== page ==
Level 3 blames Internet slowdowns on Technica

Naslund, Steve SNaslund at medline.com
Mon Mar 24 03:29:17 UTC 2014


Correct,  there is competition to them including the local cable company (if there is one).  You just cannot get competitive access to their infrastructure.  You have to pay at least the full wholesale rate.  That tends to make them the most cost effective choice for wireline services like DSL and local T-1s and makes it impossible to sell facilities based POTS service in their area.  The idea was that they are at a competitive disadvantage because the cost of their infrastructure to serve these areas so they deserved some special consideration.  If these guys were put in a fully competitive situation that made them insolvent, who would step up to provide POTS service to grandma on the end of that five mile cable run out to the farm.  That was the thinking when the Telecom Act passed.

The RLEC are where a lot of your "universal access charges" go to help subsidize their buildouts.

My point was that there is some regulation in place that recognizes that in some areas (actually a lot of the US in terms of square miles) it is just not cost effective to provide infrastructure in a fully competitive environment.  If you think you can make money just selling infrastructure without services, it might work in a major metro area but not in these areas.

Steven Naslund

-----Original Message-----
From: Frank Bulk [mailto:frnkblk at iname.com] 
Sent: Sunday, March 23, 2014 10:21 PM
To: Naslund, Steve
Cc: nanog at nanog.org
Subject: RE: Level 3 blames Internet slowdowns on Technica

I think I understand what you're saying -- you believe that RLECs that don't have to provide UNE's are exempt from competition.  I guess I don't see the lack of that requirement meaning that there's no competition -- it just means that the kind of competition is different.

Frank

-----Original Message-----
From: Naslund, Steve [mailto:SNaslund at medline.com]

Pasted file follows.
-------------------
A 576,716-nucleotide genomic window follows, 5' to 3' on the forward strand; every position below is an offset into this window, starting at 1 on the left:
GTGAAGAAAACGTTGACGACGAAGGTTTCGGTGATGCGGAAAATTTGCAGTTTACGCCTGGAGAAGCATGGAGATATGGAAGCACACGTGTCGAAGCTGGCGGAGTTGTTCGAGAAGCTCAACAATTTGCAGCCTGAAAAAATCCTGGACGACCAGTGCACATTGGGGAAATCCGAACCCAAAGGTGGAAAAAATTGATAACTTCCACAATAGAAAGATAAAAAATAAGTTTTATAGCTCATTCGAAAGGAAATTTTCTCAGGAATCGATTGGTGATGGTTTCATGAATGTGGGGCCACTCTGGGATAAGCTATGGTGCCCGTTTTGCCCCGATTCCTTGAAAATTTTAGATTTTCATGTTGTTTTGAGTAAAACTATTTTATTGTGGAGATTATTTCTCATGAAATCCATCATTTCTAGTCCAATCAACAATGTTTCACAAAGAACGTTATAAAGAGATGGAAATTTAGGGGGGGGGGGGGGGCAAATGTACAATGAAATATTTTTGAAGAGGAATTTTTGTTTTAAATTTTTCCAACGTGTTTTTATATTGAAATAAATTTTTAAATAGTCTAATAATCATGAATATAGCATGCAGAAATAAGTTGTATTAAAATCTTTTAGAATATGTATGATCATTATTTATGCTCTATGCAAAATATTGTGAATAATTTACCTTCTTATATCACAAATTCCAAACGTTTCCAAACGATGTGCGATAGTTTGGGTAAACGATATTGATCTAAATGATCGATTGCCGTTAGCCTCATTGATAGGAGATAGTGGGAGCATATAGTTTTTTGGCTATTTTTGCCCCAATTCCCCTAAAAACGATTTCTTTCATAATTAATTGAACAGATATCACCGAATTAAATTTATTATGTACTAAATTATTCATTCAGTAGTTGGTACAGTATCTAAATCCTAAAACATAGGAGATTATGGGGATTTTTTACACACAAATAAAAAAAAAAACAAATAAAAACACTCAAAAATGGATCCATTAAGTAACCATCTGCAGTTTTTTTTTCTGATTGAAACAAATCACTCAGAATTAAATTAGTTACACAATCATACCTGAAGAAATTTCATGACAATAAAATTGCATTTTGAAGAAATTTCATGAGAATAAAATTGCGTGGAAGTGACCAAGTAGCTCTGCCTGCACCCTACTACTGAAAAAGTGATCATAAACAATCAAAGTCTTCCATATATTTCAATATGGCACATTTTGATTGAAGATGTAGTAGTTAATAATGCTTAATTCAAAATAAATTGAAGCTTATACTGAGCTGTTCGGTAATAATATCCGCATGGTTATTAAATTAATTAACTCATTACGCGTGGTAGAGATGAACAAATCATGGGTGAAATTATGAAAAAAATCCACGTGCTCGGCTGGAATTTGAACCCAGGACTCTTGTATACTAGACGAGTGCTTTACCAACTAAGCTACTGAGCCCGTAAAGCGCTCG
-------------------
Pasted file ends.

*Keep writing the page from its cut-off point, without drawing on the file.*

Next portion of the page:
Sent: Sunday, March 23, 2014 10:16 PM
To: Frank Bulk
Cc: nanog at nanog.org
Subject: RE: Level 3 blames Internet slowdowns on Technica

Many rural LECs are not required to provide unbundled network elements.  As a network provider you can resell their service but they are not required to provide unbundled elements necessary to compete against them as a facilities based provider.  So, for example, in Alamo Tennessee or Northern Wisconsin you can get a T-1 from a competitive carrier that resells their services but you cannot get competitive POTS service.  You can buy DSL service from anyone but they are reselling the RLECs DSL access services not just running on their cable pairs.  One of the biggest players that specializes in being a rural LEC is Frontier Communications.

Yes, there are wireless carriers and satellite providers but especially in rural areas they are not a real viable alternative for high speed data since we know the characteristic of satellite service and WISPs have the same density problem in providing service in rural areas.  It is hard for a WISP to be profitable when you only have a handful of customers per mile.  Same formula, low density, long distances, high infrastructure per customer cost for the WISP.

Steven Naslund
Chicago IL

-----Original Message-----
From: Frank Bulk [mailto:frnkblk at iname.com]
Sent: Sunday, March 23, 2014 10:08 PM
To: Naslund, Steve
Cc: nanog at nanog.org
Subject: RE: Level 3 blames Internet slowdowns on Technica

Not sure which rural LECs are exempt from competition.  Some areas are effectively exempt from facilities-based (i.e. wireline) competition because it's unaffordable, without subsidy, to build a duplicate wireline infrastructure.  There are also wireless carriers and WISPs the compete against RLECs, as well as satellite providers.  I'm not aware of any exclusivity.

Frank

-----Original Message-----
From: Naslund, Steve [mailto:SNaslund at medline.com]
Sent: Sunday, March 23, 2014 9:00 PM
To: Joe Greco
Cc: nanog at nanog.org
Subject: RE: Level 3 blames Internet slowdowns on Technica

<snip>

In a low density area you can never fund a build out which is where universal access charges came from and the reason that rural LECs are exempt from competition.  In return for building a network that is not profitable easily they get exclusive access to sell services on it to give them a chance.  Will your NRC be reasonable anywhere outside a major metro area?

<snip>

Steven Naslund
Chicago IL









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